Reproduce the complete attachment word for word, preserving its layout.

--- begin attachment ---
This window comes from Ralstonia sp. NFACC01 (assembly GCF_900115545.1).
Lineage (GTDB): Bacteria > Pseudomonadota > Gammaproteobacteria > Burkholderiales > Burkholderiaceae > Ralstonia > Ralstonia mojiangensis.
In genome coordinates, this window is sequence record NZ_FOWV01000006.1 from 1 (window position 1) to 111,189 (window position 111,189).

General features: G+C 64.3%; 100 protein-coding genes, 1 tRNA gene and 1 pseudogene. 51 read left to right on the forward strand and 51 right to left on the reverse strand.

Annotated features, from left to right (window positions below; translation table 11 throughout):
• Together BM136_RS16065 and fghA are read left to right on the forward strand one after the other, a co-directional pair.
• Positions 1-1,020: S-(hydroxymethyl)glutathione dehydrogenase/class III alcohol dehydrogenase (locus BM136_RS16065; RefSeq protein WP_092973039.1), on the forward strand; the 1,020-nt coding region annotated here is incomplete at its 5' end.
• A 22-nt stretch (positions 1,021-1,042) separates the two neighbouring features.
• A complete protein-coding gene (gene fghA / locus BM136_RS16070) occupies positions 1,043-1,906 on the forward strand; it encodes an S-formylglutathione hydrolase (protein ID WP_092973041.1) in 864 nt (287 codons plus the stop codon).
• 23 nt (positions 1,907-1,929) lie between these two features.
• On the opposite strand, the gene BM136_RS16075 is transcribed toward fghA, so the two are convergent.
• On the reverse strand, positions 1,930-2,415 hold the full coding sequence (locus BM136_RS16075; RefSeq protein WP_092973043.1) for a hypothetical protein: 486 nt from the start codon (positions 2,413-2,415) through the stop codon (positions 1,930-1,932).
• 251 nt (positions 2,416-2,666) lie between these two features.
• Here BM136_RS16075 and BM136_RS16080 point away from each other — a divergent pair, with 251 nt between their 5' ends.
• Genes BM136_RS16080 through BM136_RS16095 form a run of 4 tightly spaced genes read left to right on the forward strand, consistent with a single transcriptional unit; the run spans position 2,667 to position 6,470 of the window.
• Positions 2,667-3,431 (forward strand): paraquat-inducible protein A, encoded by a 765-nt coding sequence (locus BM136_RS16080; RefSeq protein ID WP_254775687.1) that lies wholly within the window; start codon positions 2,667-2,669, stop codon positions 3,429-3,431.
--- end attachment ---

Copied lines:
This window comes from Ralstonia sp. NFACC01 (assembly GCF_900115545.1).
Lineage (GTDB): Bacteria > Pseudomonadota > Gammaproteobacteria > Burkholderiales > Burkholderiaceae > Ralstonia > Ralstonia mojiangensis.
In genome coordinates, this window is sequence record NZ_FOWV01000006.1 from 1 (window position 1) to 111,189 (window position 111,189).

General features: G+C 64.3%; 100 protein-coding genes, 1 tRNA gene and 1 pseudogene. 51 read left to right on the forward strand and 51 right to left on the reverse strand.

Annotated features, from left to right (window positions below; translation table 11 throughout):
• Together BM136_RS16065 and fghA are read left to right on the forward strand one after the other, a co-directional pair.
• Positions 1-1,020: S-(hydroxymethyl)glutathione dehydrogenase/class III alcohol dehydrogenase (locus BM136_RS16065; RefSeq protein WP_092973039.1), on the forward strand; the 1,020-nt coding region annotated here is incomplete at its 5' end.
• A 22-nt stretch (positions 1,021-1,042) separates the two neighbouring features.
• A complete protein-coding gene (gene fghA / locus BM136_RS16070) occupies positions 1,043-1,906 on the forward strand; it encodes an S-formylglutathione hydrolase (protein ID WP_092973041.1) in 864 nt (287 codons plus the stop codon).
• 23 nt (positions 1,907-1,929) lie between these two features.
• On the opposite strand, the gene BM136_RS16075 is transcribed toward fghA, so the two are convergent.
• On the reverse strand, positions 1,930-2,415 hold the full coding sequence (locus BM136_RS16075; RefSeq protein WP_092973043.1) for a hypothetical protein: 486 nt from the start codon (positions 2,413-2,415) through the stop codon (positions 1,930-1,932).
• 251 nt (positions 2,416-2,666) lie between these two features.
• Here BM136_RS16075 and BM136_RS16080 point away from each other — a divergent pair, with 251 nt between their 5' ends.
• Genes BM136_RS16080 through BM136_RS16095 form a run of 4 tightly spaced genes read left to right on the forward strand, consistent with a single transcriptional unit; the run spans position 2,667 to position 6,470 of the window.
• Positions 2,667-3,431 (forward strand): paraquat-inducible protein A, encoded by a 765-nt coding sequence (locus BM136_RS16080; RefSeq protein ID WP_254775687.1) that lies wholly within the window; start codon positions 2,667-2,669, stop codon positions 3,429-3,431.